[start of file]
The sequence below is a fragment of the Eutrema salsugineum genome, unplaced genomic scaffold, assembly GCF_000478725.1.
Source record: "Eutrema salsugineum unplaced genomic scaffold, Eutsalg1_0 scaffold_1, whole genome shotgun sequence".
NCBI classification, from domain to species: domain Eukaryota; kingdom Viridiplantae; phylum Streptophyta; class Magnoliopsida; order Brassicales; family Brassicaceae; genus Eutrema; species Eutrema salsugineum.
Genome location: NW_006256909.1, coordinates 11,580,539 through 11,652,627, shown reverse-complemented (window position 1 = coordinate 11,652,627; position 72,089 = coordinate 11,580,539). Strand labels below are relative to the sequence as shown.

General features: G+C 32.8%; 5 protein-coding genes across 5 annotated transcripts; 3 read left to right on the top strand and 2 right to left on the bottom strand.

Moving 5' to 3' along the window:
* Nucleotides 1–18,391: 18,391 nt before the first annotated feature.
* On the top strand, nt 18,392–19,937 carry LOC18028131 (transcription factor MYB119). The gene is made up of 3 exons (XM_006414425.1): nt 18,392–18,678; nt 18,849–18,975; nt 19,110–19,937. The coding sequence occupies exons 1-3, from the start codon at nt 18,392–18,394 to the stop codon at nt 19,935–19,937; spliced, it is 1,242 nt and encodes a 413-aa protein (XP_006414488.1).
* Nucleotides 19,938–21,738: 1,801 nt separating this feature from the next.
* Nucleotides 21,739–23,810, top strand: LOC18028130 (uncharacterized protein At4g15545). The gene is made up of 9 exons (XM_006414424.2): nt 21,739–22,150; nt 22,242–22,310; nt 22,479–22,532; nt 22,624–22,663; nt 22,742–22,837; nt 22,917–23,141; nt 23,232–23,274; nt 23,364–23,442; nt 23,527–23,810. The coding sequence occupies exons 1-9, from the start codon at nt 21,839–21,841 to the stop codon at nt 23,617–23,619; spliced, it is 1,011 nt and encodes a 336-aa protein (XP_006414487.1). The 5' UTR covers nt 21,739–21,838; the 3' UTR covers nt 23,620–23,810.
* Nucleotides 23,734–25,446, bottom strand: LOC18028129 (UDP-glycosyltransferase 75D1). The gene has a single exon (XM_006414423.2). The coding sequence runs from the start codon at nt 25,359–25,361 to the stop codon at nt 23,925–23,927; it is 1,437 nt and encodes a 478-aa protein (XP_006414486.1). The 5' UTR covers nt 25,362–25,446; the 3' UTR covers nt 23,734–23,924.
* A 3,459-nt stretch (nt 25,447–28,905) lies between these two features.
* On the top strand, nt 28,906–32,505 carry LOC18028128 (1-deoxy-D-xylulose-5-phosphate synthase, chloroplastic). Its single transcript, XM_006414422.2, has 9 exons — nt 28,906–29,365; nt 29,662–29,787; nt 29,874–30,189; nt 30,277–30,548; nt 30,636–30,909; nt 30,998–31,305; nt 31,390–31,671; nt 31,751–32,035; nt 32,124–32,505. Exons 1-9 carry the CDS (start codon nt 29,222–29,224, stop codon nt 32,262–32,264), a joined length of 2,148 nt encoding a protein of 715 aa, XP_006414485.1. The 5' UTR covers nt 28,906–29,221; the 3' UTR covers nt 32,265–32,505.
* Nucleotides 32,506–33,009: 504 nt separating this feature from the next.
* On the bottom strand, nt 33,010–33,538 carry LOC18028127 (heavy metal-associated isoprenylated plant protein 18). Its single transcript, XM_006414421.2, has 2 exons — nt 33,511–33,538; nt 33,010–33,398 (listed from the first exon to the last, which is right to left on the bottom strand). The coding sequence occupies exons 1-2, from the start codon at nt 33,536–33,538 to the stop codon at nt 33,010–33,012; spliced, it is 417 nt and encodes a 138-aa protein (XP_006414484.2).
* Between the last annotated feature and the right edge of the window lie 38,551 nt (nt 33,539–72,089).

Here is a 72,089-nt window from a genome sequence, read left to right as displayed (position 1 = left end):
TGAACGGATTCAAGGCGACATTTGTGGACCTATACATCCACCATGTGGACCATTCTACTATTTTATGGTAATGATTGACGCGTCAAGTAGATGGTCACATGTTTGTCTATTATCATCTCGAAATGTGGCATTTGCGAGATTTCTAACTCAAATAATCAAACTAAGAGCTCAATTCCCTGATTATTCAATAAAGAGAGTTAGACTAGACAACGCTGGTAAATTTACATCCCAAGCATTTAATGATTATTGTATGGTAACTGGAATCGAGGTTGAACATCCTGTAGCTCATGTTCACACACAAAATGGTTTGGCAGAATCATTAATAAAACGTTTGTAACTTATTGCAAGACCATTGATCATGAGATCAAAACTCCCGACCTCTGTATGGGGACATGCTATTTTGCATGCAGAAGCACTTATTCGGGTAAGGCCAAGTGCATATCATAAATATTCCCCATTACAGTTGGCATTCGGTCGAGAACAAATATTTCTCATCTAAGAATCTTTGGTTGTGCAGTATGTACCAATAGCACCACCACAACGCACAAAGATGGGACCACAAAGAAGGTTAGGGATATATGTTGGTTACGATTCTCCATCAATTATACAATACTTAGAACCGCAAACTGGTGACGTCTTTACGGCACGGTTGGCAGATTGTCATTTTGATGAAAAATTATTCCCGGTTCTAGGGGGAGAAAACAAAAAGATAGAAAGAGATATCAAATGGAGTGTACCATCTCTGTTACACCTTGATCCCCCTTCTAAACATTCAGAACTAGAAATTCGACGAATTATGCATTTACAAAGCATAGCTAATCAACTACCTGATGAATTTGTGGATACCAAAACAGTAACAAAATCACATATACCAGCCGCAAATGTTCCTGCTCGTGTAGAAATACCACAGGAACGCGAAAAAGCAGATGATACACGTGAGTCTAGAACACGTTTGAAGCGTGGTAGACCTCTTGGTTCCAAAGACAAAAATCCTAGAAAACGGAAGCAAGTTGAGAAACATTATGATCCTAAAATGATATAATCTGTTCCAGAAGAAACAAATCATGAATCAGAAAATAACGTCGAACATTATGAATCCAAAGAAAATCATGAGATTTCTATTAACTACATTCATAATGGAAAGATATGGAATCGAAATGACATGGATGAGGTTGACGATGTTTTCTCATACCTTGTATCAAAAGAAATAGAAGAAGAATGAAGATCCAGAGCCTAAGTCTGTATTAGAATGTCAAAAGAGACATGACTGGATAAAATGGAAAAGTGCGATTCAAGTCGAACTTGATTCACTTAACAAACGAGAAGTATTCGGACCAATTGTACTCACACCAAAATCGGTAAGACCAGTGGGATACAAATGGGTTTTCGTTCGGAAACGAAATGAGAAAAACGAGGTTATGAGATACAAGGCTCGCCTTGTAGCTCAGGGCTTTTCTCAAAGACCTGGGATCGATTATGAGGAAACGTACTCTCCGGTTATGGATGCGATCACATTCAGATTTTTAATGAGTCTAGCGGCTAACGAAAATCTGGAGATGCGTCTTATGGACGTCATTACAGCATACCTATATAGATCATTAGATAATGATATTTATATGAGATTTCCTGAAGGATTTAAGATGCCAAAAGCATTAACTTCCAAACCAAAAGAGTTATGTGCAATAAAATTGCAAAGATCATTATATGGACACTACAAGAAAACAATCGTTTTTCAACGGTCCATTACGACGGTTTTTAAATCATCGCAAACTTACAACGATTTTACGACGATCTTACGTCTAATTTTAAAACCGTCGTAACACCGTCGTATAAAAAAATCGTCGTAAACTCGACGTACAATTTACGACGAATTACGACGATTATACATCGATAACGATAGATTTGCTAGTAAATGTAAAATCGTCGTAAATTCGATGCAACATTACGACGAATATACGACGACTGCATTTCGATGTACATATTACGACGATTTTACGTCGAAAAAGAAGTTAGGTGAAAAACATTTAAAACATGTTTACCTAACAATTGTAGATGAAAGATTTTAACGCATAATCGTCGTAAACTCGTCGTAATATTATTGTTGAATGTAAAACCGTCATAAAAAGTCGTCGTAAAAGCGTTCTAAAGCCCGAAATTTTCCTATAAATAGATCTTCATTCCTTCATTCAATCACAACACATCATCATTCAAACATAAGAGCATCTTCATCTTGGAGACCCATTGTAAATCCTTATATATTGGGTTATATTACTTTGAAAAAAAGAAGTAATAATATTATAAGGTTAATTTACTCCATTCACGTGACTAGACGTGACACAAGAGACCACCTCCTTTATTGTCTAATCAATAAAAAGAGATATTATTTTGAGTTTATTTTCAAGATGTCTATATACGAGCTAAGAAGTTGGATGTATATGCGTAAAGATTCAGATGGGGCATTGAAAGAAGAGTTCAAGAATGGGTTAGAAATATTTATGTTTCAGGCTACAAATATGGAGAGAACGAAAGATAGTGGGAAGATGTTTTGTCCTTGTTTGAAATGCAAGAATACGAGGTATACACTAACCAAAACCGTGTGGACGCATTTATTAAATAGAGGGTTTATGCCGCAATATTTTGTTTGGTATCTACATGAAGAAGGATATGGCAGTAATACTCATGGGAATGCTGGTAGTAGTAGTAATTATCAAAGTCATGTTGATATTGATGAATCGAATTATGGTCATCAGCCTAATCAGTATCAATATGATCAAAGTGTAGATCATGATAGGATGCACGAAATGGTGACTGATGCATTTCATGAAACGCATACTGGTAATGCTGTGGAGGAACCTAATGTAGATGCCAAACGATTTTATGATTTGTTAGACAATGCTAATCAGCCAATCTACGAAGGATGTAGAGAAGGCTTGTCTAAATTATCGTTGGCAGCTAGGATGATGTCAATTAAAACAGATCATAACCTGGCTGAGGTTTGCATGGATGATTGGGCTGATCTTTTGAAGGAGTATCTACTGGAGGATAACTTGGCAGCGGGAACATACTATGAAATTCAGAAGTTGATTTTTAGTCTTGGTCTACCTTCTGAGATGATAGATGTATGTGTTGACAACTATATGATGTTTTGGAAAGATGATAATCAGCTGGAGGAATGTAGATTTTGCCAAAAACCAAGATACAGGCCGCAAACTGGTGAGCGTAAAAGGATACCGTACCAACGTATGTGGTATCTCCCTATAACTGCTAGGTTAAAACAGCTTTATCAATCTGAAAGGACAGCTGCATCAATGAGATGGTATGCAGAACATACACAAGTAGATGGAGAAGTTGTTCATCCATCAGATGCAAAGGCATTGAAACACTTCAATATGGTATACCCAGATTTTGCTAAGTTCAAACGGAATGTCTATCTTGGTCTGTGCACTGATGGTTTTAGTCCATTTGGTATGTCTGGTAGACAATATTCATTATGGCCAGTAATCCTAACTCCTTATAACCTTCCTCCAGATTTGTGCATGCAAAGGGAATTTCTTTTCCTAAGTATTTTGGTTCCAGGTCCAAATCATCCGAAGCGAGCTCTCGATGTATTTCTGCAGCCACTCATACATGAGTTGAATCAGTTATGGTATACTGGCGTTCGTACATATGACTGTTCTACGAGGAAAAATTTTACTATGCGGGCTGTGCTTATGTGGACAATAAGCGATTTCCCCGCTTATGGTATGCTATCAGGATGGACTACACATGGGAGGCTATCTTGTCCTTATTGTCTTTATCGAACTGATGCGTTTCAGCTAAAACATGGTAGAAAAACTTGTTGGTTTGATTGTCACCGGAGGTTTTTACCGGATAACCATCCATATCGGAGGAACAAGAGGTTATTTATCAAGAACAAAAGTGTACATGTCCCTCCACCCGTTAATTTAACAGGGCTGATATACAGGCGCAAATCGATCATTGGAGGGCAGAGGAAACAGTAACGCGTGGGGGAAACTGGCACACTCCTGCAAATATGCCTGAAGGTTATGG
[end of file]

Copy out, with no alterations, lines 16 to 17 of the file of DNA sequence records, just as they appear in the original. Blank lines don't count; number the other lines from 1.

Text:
* Between the last annotated feature and the right edge of the window lie 38,551 nt (nt 33,539–72,089).

Here is a 72,089-nt window from a genome sequence, read left to right as displayed (position 1 = left end):